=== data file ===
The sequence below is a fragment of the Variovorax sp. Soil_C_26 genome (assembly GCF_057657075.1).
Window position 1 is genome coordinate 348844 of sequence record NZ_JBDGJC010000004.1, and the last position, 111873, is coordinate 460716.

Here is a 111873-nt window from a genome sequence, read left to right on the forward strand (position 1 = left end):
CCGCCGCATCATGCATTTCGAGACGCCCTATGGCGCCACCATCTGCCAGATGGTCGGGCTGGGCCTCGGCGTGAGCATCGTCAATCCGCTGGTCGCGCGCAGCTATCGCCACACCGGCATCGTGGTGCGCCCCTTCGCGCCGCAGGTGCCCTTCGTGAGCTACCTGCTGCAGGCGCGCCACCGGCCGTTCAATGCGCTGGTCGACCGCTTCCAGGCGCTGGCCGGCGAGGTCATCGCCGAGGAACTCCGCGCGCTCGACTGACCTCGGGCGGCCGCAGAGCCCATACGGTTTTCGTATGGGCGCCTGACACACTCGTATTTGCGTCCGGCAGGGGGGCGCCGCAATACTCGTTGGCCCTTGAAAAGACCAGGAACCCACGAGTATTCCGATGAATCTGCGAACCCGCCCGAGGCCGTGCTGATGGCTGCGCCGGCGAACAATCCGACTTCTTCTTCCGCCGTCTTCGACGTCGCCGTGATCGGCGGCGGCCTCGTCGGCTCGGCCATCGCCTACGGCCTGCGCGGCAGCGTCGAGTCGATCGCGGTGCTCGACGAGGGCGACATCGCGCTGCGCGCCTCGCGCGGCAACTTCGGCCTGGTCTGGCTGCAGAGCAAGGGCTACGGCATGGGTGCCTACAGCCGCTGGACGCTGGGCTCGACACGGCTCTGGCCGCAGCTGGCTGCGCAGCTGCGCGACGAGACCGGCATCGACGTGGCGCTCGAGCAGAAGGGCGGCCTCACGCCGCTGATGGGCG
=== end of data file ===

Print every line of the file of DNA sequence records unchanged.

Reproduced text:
The sequence below is a fragment of the Variovorax sp. Soil_C_26 genome (assembly GCF_057657075.1).
Window position 1 is genome coordinate 348844 of sequence record NZ_JBDGJC010000004.1, and the last position, 111873, is coordinate 460716.

Here is a 111873-nt window from a genome sequence, read left to right on the forward strand (position 1 = left end):
CCGCCGCATCATGCATTTCGAGACGCCCTATGGCGCCACCATCTGCCAGATGGTCGGGCTGGGCCTCGGCGTGAGCATCGTCAATCCGCTGGTCGCGCGCAGCTATCGCCACACCGGCATCGTGGTGCGCCCCTTCGCGCCGCAGGTGCCCTTCGTGAGCTACCTGCTGCAGGCGCGCCACCGGCCGTTCAATGCGCTGGTCGACCGCTTCCAGGCGCTGGCCGGCGAGGTCATCGCCGAGGAACTCCGCGCGCTCGACTGACCTCGGGCGGCCGCAGAGCCCATACGGTTTTCGTATGGGCGCCTGACACACTCGTATTTGCGTCCGGCAGGGGGGCGCCGCAATACTCGTTGGCCCTTGAAAAGACCAGGAACCCACGAGTATTCCGATGAATCTGCGAACCCGCCCGAGGCCGTGCTGATGGCTGCGCCGGCGAACAATCCGACTTCTTCTTCCGCCGTCTTCGACGTCGCCGTGATCGGCGGCGGCCTCGTCGGCTCGGCCATCGCCTACGGCCTGCGCGGCAGCGTCGAGTCGATCGCGGTGCTCGACGAGGGCGACATCGCGCTGCGCGCCTCGCGCGGCAACTTCGGCCTGGTCTGGCTGCAGAGCAAGGGCTACGGCATGGGTGCCTACAGCCGCTGGACGCTGGGCTCGACACGGCTCTGGCCGCAGCTGGCTGCGCAGCTGCGCGACGAGACCGGCATCGACGTGGCGCTCGAGCAGAAGGGCGGCCTCACGCCGCTGATGGGCG